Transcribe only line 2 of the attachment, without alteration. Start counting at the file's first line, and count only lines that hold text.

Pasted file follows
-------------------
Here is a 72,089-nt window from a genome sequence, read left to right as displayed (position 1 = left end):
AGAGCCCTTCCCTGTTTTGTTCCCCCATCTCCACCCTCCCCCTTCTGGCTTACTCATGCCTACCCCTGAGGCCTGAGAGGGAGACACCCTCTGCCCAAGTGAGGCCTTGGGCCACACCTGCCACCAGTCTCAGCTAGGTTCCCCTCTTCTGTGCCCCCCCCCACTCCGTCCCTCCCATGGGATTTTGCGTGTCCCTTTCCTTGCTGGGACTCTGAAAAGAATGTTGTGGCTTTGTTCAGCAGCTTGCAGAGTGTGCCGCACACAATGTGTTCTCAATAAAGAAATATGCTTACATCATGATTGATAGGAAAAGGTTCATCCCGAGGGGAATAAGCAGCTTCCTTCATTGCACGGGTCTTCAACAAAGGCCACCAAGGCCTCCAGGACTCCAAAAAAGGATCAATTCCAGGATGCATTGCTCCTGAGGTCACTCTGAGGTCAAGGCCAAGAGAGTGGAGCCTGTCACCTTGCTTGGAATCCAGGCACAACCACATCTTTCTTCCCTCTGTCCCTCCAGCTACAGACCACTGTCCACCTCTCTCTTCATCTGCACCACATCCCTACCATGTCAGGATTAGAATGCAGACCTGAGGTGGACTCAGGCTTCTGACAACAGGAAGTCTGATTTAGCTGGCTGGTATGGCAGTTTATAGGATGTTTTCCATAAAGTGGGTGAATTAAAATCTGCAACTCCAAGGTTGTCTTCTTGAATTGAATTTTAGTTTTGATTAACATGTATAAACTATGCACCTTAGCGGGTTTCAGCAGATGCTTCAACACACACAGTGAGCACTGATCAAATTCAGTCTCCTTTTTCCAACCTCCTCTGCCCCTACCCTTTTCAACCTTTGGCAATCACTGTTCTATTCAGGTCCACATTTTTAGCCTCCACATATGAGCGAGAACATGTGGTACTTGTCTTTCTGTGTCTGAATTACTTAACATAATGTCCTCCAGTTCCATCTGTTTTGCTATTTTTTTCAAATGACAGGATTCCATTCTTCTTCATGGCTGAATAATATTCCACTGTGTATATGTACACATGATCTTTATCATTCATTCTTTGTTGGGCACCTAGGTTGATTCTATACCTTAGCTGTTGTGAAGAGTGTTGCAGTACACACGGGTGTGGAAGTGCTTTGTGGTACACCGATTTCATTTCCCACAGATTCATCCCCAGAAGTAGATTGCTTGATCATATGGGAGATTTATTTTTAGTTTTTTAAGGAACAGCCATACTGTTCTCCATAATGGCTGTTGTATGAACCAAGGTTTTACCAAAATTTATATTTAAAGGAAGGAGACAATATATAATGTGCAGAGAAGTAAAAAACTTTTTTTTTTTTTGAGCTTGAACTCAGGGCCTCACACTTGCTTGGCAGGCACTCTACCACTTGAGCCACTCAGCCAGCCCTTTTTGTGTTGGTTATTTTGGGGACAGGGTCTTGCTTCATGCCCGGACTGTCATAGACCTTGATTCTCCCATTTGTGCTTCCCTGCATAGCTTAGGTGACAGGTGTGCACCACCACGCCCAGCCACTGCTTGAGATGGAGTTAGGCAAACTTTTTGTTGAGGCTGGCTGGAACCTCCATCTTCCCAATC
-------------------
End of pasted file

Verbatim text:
AGAGCCCTTCCCTGTTTTGTTCCCCCATCTCCACCCTCCCCCTTCTGGCTTACTCATGCCTACCCCTGAGGCCTGAGAGGGAGACACCCTCTGCCCAAGTGAGGCCTTGGGCCACACCTGCCACCAGTCTCAGCTAGGTTCCCCTCTTCTGTGCCCCCCCCCACTCCGTCCCTCCCATGGGATTTTGCGTGTCCCTTTCCTTGCTGGGACTCTGAAAAGAATGTTGTGGCTTTGTTCAGCAGCTTGCAGAGTGTGCCGCACACAATGTGTTCTCAATAAAGAAATATGCTTACATCATGATTGATAGGAAAAGGTTCATCCCGAGGGGAATAAGCAGCTTCCTTCATTGCACGGGTCTTCAACAAAGGCCACCAAGGCCTCCAGGACTCCAAAAAAGGATCAATTCCAGGATGCATTGCTCCTGAGGTCACTCTGAGGTCAAGGCCAAGAGAGTGGAGCCTGTCACCTTGCTTGGAATCCAGGCACAACCACATCTTTCTTCCCTCTGTCCCTCCAGCTACAGACCACTGTCCACCTCTCTCTTCATCTGCACCACATCCCTACCATGTCAGGATTAGAATGCAGACCTGAGGTGGACTCAGGCTTCTGACAACAGGAAGTCTGATTTAGCTGGCTGGTATGGCAGTTTATAGGATGTTTTCCATAAAGTGGGTGAATTAAAATCTGCAACTCCAAGGTTGTCTTCTTGAATTGAATTTTAGTTTTGATTAACATGTATAAACTATGCACCTTAGCGGGTTTCAGCAGATGCTTCAACACACACAGTGAGCACTGATCAAATTCAGTCTCCTTTTTCCAACCTCCTCTGCCCCTACCCTTTTCAACCTTTGGCAATCACTGTTCTATTCAGGTCCACATTTTTAGCCTCCACATATGAGCGAGAACATGTGGTACTTGTCTTTCTGTGTCTGAATTACTTAACATAATGTCCTCCAGTTCCATCTGTTTTGCTATTTTTTTCAAATGACAGGATTCCATTCTTCTTCATGGCTGAATAATATTCCACTGTGTATATGTACACATGATCTTTATCATTCATTCTTTGTTGGGCACCTAGGTTGATTCTATACCTTAGCTGTTGTGAAGAGTGTTGCAGTACACACGGGTGTGGAAGTGCTTTGTGGTACACCGATTTCATTTCCCACAGATTCATCCCCAGAAGTAGATTGCTTGATCATATGGGAGATTTATTTTTAGTTTTTTAAGGAACAGCCATACTGTTCTCCATAATGGCTGTTGTATGAACCAAGGTTTTACCAAAATTTATATTTAAAGGAAGGAGACAATATATAATGTGCAGAGAAGTAAAAAACTTTTTTTTTTTTTGAGCTTGAACTCAGGGCCTCACACTTGCTTGGCAGGCACTCTACCACTTGAGCCACTCAGCCAGCCCTTTTTGTGTTGGTTATTTTGGGGACAGGGTCTTGCTTCATGCCCGGACTGTCATAGACCTTGATTCTCCCATTTGTGCTTCCCTGCATAGCTTAGGTGACAGGTGTGCACCACCACGCCCAGCCACTGCTTGAGATGGAGTTAGGCAAACTTTTTGTTGAGGCTGGCTGGAACCTCCATCTTCCCAATC